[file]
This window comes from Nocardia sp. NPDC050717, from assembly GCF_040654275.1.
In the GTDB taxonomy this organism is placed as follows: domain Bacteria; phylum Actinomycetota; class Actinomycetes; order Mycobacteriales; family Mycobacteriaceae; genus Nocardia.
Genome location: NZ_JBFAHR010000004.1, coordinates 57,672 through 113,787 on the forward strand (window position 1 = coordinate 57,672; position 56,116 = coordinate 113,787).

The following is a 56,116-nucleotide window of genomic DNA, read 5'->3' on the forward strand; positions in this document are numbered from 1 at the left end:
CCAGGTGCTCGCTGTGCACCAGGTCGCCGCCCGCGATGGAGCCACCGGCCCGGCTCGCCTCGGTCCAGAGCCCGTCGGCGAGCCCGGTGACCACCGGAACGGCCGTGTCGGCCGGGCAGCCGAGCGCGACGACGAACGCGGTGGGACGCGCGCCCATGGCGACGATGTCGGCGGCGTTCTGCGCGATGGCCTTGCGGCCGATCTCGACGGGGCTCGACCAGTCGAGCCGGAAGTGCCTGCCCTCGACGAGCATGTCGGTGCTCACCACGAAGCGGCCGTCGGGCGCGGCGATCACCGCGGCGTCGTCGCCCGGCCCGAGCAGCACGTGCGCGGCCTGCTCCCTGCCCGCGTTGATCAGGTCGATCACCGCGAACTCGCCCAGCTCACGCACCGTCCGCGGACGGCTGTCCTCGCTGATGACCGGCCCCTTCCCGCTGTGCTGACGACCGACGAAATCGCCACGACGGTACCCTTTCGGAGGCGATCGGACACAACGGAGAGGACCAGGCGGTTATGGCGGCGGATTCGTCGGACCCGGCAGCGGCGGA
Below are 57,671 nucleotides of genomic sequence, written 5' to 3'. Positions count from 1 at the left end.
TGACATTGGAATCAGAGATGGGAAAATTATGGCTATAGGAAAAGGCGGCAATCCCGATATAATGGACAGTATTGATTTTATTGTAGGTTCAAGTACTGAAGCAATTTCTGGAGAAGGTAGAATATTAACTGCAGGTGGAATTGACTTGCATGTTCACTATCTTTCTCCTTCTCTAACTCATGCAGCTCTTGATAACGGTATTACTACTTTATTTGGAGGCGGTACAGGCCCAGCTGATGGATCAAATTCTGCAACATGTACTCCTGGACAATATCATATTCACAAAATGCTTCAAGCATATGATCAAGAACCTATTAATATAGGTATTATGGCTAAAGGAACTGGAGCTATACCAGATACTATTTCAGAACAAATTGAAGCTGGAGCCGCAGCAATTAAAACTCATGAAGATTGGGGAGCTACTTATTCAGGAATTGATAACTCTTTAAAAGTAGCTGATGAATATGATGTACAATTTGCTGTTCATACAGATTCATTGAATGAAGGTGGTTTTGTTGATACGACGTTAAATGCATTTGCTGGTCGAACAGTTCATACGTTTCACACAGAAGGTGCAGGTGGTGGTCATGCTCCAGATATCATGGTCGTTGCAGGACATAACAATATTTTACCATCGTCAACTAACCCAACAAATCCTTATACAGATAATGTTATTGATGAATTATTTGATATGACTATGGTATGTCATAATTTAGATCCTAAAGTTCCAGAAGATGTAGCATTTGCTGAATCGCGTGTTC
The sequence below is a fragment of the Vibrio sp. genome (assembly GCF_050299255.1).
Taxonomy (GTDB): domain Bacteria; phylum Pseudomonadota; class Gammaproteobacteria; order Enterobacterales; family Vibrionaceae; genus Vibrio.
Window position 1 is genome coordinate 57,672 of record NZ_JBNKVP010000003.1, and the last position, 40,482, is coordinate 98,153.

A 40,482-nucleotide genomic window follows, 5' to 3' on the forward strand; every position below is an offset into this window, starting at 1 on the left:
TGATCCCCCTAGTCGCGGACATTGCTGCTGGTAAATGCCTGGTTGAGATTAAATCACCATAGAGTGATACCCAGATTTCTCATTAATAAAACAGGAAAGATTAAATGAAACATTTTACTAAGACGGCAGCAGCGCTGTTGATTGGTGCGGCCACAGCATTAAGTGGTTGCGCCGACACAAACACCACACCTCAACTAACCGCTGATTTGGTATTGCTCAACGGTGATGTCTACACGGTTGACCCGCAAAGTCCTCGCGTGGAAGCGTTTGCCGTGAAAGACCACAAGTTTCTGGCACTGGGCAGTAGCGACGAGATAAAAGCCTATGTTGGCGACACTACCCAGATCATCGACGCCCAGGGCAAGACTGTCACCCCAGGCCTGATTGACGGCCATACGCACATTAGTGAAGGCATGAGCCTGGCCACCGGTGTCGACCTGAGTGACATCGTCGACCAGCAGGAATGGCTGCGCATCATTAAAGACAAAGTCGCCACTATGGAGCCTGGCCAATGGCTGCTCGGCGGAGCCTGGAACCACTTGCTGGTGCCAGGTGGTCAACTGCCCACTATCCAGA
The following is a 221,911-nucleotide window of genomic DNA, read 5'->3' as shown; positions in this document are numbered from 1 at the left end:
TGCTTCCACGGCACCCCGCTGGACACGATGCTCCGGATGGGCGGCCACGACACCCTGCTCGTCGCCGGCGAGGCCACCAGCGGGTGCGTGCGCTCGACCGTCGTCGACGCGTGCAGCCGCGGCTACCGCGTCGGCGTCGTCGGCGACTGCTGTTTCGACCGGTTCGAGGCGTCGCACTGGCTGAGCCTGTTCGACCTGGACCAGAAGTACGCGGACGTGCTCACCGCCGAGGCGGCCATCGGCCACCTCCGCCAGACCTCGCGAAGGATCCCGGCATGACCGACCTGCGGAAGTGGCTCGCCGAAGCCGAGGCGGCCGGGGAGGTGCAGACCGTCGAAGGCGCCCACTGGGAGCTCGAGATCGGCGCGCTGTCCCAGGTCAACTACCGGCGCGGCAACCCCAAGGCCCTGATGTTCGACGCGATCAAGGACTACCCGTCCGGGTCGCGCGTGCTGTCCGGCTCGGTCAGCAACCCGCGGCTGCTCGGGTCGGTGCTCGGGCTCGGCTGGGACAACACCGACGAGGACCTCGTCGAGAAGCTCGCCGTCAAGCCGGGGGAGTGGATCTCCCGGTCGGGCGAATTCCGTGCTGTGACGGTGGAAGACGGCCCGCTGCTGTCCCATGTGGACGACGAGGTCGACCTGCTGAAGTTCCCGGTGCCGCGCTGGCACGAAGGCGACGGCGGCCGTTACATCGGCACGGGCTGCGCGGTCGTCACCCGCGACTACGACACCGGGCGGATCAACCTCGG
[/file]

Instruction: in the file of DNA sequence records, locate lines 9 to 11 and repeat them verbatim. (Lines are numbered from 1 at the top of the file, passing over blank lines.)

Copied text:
Taxonomy (GTDB): domain Bacteria; phylum Pseudomonadota; class Gammaproteobacteria; order Enterobacterales; family Vibrionaceae; genus Vibrio.
Window position 1 is genome coordinate 57,672 of record NZ_JBNKVP010000003.1, and the last position, 40,482, is coordinate 98,153.

A 40,482-nucleotide genomic window follows, 5' to 3' on the forward strand; every position below is an offset into this window, starting at 1 on the left: